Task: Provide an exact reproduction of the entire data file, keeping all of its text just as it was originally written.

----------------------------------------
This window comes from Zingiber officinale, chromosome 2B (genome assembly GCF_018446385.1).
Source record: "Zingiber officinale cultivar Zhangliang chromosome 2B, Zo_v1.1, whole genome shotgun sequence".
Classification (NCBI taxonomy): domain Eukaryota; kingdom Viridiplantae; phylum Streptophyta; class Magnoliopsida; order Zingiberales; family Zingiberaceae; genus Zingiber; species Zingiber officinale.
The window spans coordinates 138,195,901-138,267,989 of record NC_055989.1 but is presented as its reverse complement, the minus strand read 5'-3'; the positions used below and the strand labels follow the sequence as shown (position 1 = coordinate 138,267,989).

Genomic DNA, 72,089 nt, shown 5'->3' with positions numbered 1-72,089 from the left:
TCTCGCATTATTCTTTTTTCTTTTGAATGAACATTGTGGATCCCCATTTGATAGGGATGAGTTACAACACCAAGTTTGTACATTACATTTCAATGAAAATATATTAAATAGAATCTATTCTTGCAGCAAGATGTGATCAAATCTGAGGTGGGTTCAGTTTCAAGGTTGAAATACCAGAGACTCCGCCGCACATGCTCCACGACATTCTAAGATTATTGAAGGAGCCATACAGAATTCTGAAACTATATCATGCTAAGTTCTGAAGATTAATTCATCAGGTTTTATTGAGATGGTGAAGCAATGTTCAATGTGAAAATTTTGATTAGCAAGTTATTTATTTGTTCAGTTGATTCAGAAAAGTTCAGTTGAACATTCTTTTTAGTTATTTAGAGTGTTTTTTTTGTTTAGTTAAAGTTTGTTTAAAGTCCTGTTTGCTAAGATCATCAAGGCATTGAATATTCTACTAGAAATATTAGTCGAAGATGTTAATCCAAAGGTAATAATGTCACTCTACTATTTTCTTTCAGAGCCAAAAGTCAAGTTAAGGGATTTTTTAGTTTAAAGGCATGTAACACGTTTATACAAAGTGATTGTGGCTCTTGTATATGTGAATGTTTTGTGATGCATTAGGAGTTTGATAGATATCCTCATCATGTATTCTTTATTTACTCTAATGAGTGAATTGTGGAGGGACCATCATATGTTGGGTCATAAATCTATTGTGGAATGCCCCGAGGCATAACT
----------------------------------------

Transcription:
This window comes from Zingiber officinale, chromosome 2B (genome assembly GCF_018446385.1).
Source record: "Zingiber officinale cultivar Zhangliang chromosome 2B, Zo_v1.1, whole genome shotgun sequence".
Classification (NCBI taxonomy): domain Eukaryota; kingdom Viridiplantae; phylum Streptophyta; class Magnoliopsida; order Zingiberales; family Zingiberaceae; genus Zingiber; species Zingiber officinale.
The window spans coordinates 138,195,901-138,267,989 of record NC_055989.1 but is presented as its reverse complement, the minus strand read 5'-3'; the positions used below and the strand labels follow the sequence as shown (position 1 = coordinate 138,267,989).

Genomic DNA, 72,089 nt, shown 5'->3' with positions numbered 1-72,089 from the left:
TCTCGCATTATTCTTTTTTCTTTTGAATGAACATTGTGGATCCCCATTTGATAGGGATGAGTTACAACACCAAGTTTGTACATTACATTTCAATGAAAATATATTAAATAGAATCTATTCTTGCAGCAAGATGTGATCAAATCTGAGGTGGGTTCAGTTTCAAGGTTGAAATACCAGAGACTCCGCCGCACATGCTCCACGACATTCTAAGATTATTGAAGGAGCCATACAGAATTCTGAAACTATATCATGCTAAGTTCTGAAGATTAATTCATCAGGTTTTATTGAGATGGTGAAGCAATGTTCAATGTGAAAATTTTGATTAGCAAGTTATTTATTTGTTCAGTTGATTCAGAAAAGTTCAGTTGAACATTCTTTTTAGTTATTTAGAGTGTTTTTTTTGTTTAGTTAAAGTTTGTTTAAAGTCCTGTTTGCTAAGATCATCAAGGCATTGAATATTCTACTAGAAATATTAGTCGAAGATGTTAATCCAAAGGTAATAATGTCACTCTACTATTTTCTTTCAGAGCCAAAAGTCAAGTTAAGGGATTTTTTAGTTTAAAGGCATGTAACACGTTTATACAAAGTGATTGTGGCTCTTGTATATGTGAATGTTTTGTGATGCATTAGGAGTTTGATAGATATCCTCATCATGTATTCTTTATTTACTCTAATGAGTGAATTGTGGAGGGACCATCATATGTTGGGTCATAAATCTATTGTGGAATGCCCCGAGGCATAACT